Almost two weeks have passed this Ramadan, and we still can’t help but day-dream about sticky, sweet desserts.
Let me warn you if you’re reading this while fasting, it’s going to be emotionally draining! So, set aside your plain bowl of ice cream and the basic sponge cake and read on for a list filled with mouthwatering traditional Middle Eastern treats that you can savor this Ramadan.
It’s an Islamic tradition to break your fasting with three dates. Delicious and very sweet, they’re often called ‘tamr’. They can be eaten plain, with goat cheese, or nuts.
Umm Ali actually dates back to the Ayyubid Dynasty and it’s one of Egypt’s favored desserts! It’s also easy to make as it’s made of phyllo pastry, milk, double cream, nuts, and is sometimes topped with raisins, powdered sugar, and coconut flakes.
Baklava is said to be created during the Ottoman era, it’s widely popular in Turkey, Levant, and other Middle Eastern Countries. It’s this rich dessert made of layers of filo, filled with chopped nuts, and sweetened, held together with syrup or honey.
One of the most popular desserts in the Middle East, bassbousa has more than one name across the region; Halva de semolina, Love Cake, Harissa, and Namourrah.
It’s made of semolina and soaked in sugar syrup. Sometimes, the syrup is flavored with coconut or rose water, depending on your taste. It can be eaten plain, with nuts, or cream.
Qatayef is an Arab dessert that is commonly eaten during Ramadan. Sweetened dumplings that are often filled with unsalted cheese or nuts. They’re usually fried, but some countries prefer them baked.
Usually drowned in honey, sugar syrup, or covered in either pistachio or powdered sugar.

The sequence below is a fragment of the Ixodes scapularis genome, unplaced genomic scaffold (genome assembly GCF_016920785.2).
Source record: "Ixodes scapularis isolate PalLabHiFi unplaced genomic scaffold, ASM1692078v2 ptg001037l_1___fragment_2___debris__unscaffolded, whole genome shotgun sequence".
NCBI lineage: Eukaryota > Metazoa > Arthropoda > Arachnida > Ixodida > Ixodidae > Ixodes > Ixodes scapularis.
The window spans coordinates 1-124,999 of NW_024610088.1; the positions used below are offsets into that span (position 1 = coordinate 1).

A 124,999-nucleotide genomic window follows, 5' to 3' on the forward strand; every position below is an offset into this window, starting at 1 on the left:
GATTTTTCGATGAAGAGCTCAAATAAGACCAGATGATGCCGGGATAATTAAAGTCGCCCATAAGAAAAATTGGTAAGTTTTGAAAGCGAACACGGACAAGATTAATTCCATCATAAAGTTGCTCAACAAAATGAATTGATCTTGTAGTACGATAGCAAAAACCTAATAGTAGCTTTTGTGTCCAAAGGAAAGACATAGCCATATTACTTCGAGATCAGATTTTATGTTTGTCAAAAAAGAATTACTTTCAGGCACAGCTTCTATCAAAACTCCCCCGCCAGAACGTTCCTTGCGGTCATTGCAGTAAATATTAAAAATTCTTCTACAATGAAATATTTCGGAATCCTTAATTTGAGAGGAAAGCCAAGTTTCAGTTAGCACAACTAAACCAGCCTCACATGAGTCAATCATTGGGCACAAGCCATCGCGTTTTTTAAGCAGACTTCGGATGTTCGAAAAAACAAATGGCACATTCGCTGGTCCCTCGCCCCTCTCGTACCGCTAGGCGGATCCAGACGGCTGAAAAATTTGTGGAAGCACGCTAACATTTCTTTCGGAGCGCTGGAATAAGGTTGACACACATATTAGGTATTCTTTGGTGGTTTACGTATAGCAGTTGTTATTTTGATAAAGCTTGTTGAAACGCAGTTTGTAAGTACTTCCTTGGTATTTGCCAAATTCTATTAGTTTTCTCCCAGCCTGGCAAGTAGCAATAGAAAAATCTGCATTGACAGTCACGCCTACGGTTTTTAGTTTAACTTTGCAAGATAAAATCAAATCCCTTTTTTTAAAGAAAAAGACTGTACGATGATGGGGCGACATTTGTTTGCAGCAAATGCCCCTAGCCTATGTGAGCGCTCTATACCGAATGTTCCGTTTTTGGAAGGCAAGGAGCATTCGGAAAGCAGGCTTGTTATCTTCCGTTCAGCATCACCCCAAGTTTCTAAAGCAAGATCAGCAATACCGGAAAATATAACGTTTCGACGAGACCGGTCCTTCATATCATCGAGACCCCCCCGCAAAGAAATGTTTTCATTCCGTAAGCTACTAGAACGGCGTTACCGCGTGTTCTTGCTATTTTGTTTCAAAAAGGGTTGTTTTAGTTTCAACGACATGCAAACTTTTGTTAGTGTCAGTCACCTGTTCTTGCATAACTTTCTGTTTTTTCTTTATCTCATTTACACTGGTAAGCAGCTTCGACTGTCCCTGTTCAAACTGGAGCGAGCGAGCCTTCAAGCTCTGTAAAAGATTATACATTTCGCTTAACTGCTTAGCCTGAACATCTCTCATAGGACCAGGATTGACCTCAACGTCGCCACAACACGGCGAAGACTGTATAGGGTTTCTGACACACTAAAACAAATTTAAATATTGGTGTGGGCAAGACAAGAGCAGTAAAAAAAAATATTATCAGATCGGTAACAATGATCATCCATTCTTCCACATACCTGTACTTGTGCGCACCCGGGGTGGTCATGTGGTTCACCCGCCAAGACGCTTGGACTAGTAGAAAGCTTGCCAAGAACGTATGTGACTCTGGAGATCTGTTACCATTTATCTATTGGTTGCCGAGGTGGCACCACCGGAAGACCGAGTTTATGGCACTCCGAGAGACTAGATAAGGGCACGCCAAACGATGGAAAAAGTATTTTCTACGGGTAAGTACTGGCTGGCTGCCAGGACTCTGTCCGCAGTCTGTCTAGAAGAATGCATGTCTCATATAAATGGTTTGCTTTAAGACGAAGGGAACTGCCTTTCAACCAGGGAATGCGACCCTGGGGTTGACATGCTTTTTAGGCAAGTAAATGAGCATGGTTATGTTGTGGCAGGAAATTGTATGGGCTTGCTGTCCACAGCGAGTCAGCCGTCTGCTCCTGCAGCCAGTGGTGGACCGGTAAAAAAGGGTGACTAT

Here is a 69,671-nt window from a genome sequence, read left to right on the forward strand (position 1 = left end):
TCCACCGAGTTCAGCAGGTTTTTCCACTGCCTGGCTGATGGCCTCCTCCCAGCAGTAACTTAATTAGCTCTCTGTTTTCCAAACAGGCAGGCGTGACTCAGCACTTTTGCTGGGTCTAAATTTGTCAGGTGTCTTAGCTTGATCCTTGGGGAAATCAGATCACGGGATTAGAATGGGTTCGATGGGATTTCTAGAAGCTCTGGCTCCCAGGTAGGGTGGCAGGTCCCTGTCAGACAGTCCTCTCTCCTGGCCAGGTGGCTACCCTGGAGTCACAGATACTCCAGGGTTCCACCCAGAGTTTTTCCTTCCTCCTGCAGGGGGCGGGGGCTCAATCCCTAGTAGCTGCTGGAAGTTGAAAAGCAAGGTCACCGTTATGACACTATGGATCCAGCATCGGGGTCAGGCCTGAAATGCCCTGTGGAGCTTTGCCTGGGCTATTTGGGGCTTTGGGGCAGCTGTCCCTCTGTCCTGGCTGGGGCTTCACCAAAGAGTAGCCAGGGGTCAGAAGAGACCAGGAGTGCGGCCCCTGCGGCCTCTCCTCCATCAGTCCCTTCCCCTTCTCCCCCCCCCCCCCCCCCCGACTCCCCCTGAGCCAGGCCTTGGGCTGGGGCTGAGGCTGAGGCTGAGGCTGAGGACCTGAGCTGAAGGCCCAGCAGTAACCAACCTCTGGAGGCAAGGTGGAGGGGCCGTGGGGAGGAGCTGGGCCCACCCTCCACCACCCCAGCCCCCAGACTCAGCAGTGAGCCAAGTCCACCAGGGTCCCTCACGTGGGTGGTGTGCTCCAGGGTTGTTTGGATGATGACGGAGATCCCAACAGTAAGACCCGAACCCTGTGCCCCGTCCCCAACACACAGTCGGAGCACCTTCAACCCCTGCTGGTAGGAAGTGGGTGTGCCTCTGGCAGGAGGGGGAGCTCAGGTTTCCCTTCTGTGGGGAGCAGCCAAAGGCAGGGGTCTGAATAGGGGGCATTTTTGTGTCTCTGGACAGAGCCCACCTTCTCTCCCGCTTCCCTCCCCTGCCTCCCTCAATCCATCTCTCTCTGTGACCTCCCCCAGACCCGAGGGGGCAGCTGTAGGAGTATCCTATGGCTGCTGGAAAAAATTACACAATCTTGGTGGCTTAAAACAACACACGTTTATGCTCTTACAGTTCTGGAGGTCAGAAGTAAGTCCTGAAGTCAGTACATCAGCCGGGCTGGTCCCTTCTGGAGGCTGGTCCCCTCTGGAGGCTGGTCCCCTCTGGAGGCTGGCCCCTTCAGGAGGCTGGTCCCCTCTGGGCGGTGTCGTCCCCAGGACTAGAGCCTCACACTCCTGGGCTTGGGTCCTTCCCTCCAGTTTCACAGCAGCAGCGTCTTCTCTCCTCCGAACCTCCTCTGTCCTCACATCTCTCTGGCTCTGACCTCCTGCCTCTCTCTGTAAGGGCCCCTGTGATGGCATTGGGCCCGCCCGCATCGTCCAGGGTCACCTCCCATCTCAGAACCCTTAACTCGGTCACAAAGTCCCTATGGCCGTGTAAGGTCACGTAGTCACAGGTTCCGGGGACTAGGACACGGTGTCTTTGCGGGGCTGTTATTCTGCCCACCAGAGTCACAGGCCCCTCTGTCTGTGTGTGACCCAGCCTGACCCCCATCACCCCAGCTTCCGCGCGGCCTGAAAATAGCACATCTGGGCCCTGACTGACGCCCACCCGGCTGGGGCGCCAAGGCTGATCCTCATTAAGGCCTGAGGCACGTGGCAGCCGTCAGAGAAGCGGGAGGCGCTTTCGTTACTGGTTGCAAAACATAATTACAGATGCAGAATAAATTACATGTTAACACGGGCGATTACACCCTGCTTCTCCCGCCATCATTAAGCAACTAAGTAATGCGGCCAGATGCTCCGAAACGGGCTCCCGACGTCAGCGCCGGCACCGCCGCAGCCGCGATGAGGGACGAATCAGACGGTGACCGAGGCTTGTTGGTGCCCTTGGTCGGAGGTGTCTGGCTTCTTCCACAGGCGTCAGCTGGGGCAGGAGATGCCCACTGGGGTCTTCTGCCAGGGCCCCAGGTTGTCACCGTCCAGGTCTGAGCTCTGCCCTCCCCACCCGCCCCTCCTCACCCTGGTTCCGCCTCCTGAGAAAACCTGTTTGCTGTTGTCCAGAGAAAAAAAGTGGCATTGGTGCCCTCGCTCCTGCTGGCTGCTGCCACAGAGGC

It’s a very popular Lebanese dessert, made of semolina and cheese dough, filled with custard-like heavy cream. The cheese dessert is often drizzled with rose water or sugar syrup and is usually garnished with cherries or nuts; especially pistachios.
This Middle Eastern dessert that is traditionally eaten during Ramadan, Eid, and Easter! It’s a thick cookie-like pastry that is often soaked in powdered sugar. Some of those delicious cookies are usually filled with cream, custard, or date pudding.
It’s a Lebanese semolina pudding dessert that is often flavored with orange blossom, rose water, and vanilla, with sugar syrup to cover it from the top, same as Basbousa and Qatayef . And finally, Layali Lubnan is often topped with a thick layer of whipped cream as well as crunchy pistachios.
It’s another must try Lebanese dessert, made of semolina, sugar, and butter, covered with sugar syrup, orange blossom, and rose water. Mafroukeh is usually topped with milk-based cream filling and roasted nuts.
This delicious dessert comes originally from Persia. It’s made of eggs, sugar, rose water, vanilla, pistachio, milk, and saffron. Fun fact: during the Persian empire, Bastani used to be sweetened with honey, and chilled in snow.